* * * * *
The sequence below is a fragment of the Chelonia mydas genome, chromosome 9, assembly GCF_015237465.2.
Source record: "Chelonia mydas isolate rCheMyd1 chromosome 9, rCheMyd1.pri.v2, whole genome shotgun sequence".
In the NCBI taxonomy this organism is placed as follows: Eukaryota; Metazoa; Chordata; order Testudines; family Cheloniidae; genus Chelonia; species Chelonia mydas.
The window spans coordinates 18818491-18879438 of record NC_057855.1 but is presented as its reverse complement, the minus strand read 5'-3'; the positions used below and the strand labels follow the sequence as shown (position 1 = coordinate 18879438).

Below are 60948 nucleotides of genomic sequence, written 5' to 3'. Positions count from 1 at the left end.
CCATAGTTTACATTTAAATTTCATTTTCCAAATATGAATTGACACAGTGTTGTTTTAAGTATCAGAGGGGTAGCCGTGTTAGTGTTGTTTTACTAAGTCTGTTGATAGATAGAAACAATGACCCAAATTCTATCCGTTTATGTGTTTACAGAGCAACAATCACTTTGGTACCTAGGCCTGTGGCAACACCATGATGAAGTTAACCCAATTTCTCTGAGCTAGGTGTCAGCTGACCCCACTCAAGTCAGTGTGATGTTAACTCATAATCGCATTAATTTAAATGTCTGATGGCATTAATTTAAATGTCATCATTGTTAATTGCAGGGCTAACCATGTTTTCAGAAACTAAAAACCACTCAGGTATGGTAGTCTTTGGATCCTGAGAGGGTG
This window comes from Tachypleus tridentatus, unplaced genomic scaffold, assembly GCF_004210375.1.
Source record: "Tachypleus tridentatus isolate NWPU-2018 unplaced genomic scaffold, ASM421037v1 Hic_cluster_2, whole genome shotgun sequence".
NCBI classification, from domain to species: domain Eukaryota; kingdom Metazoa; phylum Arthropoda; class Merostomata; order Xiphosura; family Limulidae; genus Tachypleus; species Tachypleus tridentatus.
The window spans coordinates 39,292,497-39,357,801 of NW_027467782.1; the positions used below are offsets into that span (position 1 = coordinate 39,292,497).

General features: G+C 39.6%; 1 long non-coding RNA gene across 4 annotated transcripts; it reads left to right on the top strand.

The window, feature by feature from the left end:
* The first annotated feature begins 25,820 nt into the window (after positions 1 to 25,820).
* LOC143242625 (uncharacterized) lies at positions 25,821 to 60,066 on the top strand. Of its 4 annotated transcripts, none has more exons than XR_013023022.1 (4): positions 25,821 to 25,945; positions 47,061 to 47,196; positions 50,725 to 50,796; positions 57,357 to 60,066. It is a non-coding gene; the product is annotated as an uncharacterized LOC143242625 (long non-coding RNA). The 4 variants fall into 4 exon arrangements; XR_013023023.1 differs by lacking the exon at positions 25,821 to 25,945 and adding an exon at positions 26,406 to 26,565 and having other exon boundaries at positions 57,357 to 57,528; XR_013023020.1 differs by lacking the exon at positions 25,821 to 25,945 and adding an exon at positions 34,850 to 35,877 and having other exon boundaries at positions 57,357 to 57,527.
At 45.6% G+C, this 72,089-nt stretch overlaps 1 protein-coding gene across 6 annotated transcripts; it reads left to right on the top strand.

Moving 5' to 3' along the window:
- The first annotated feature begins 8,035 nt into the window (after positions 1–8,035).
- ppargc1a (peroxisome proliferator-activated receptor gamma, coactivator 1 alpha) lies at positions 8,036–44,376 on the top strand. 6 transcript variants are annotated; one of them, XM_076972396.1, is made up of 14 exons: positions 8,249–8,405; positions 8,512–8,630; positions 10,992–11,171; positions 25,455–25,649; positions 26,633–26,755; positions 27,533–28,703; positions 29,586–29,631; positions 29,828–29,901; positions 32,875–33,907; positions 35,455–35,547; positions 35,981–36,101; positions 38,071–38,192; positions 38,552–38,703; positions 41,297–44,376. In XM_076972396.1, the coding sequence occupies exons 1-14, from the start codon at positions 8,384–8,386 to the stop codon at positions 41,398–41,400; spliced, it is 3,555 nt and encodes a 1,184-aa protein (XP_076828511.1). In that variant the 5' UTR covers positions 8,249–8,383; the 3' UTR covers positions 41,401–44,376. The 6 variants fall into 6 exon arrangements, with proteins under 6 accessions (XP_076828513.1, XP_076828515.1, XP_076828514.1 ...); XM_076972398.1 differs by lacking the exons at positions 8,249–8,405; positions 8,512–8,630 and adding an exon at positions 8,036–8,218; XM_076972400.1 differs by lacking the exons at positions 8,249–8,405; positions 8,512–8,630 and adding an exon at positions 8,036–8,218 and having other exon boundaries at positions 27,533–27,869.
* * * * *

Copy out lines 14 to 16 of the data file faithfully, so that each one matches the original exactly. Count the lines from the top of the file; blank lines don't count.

* LOC143242625 (uncharacterized) lies at positions 25,821 to 60,066 on the top strand. Of its 4 annotated transcripts, none has more exons than XR_013023022.1 (4): positions 25,821 to 25,945; positions 47,061 to 47,196; positions 50,725 to 50,796; positions 57,357 to 60,066. It is a non-coding gene; the product is annotated as an uncharacterized LOC143242625 (long non-coding RNA). The 4 variants fall into 4 exon arrangements; XR_013023023.1 differs by lacking the exon at positions 25,821 to 25,945 and adding an exon at positions 26,406 to 26,565 and having other exon boundaries at positions 57,357 to 57,528; XR_013023020.1 differs by lacking the exon at positions 25,821 to 25,945 and adding an exon at positions 34,850 to 35,877 and having other exon boundaries at positions 57,357 to 57,527.
At 45.6% G+C, this 72,089-nt stretch overlaps 1 protein-coding gene across 6 annotated transcripts; it reads left to right on the top strand.

Moving 5' to 3' along the window: